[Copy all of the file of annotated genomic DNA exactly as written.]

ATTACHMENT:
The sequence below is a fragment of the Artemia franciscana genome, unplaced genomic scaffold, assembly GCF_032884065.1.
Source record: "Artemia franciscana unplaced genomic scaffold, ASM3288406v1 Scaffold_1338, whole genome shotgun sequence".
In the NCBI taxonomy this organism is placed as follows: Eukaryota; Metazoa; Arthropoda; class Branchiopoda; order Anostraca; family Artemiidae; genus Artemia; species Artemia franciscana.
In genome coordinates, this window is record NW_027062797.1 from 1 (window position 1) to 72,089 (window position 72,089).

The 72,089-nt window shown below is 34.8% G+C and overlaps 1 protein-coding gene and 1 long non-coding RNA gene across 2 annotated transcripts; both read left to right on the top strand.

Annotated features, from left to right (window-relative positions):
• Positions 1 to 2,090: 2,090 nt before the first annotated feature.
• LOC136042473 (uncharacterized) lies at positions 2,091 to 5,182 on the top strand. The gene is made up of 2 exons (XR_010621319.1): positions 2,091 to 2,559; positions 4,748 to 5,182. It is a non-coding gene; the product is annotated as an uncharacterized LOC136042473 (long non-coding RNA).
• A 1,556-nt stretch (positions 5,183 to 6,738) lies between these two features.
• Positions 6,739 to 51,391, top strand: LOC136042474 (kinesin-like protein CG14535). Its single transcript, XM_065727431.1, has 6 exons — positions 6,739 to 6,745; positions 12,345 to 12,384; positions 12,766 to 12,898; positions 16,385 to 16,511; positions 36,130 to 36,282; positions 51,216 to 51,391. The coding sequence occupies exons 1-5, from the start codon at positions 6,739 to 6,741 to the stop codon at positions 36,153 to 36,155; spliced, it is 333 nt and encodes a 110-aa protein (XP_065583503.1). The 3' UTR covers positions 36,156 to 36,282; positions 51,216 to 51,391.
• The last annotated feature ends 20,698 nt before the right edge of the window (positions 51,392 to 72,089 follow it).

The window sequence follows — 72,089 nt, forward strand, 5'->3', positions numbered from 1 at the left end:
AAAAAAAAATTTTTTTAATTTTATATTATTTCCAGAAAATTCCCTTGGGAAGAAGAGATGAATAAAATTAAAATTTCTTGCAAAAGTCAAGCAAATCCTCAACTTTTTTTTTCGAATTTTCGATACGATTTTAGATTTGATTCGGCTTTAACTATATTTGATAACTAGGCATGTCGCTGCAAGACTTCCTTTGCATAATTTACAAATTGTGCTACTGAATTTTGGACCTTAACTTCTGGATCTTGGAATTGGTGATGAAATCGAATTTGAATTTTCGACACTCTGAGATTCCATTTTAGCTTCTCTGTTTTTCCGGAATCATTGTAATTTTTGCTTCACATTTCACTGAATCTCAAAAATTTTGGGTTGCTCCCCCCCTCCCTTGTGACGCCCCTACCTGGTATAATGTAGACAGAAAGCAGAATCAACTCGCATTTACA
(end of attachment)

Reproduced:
The sequence below is a fragment of the Artemia franciscana genome, unplaced genomic scaffold, assembly GCF_032884065.1.
Source record: "Artemia franciscana unplaced genomic scaffold, ASM3288406v1 Scaffold_1338, whole genome shotgun sequence".
In the NCBI taxonomy this organism is placed as follows: Eukaryota; Metazoa; Arthropoda; class Branchiopoda; order Anostraca; family Artemiidae; genus Artemia; species Artemia franciscana.
In genome coordinates, this window is record NW_027062797.1 from 1 (window position 1) to 72,089 (window position 72,089).

The 72,089-nt window shown below is 34.8% G+C and overlaps 1 protein-coding gene and 1 long non-coding RNA gene across 2 annotated transcripts; both read left to right on the top strand.

Annotated features, from left to right (window-relative positions):
• Positions 1 to 2,090: 2,090 nt before the first annotated feature.
• LOC136042473 (uncharacterized) lies at positions 2,091 to 5,182 on the top strand. The gene is made up of 2 exons (XR_010621319.1): positions 2,091 to 2,559; positions 4,748 to 5,182. It is a non-coding gene; the product is annotated as an uncharacterized LOC136042473 (long non-coding RNA).
• A 1,556-nt stretch (positions 5,183 to 6,738) lies between these two features.
• Positions 6,739 to 51,391, top strand: LOC136042474 (kinesin-like protein CG14535). Its single transcript, XM_065727431.1, has 6 exons — positions 6,739 to 6,745; positions 12,345 to 12,384; positions 12,766 to 12,898; positions 16,385 to 16,511; positions 36,130 to 36,282; positions 51,216 to 51,391. The coding sequence occupies exons 1-5, from the start codon at positions 6,739 to 6,741 to the stop codon at positions 36,153 to 36,155; spliced, it is 333 nt and encodes a 110-aa protein (XP_065583503.1). The 3' UTR covers positions 36,156 to 36,282; positions 51,216 to 51,391.
• The last annotated feature ends 20,698 nt before the right edge of the window (positions 51,392 to 72,089 follow it).

The window sequence follows — 72,089 nt, forward strand, 5'->3', positions numbered from 1 at the left end:
AAAAAAAAATTTTTTTAATTTTATATTATTTCCAGAAAATTCCCTTGGGAAGAAGAGATGAATAAAATTAAAATTTCTTGCAAAAGTCAAGCAAATCCTCAACTTTTTTTTTCGAATTTTCGATACGATTTTAGATTTGATTCGGCTTTAACTATATTTGATAACTAGGCATGTCGCTGCAAGACTTCCTTTGCATAATTTACAAATTGTGCTACTGAATTTTGGACCTTAACTTCTGGATCTTGGAATTGGTGATGAAATCGAATTTGAATTTTCGACACTCTGAGATTCCATTTTAGCTTCTCTGTTTTTCCGGAATCATTGTAATTTTTGCTTCACATTTCACTGAATCTCAAAAATTTTGGGTTGCTCCCCCCCTCCCTTGTGACGCCCCTACCTGGTATAATGTAGACAGAAAGCAGAATCAACTCGCATTTACA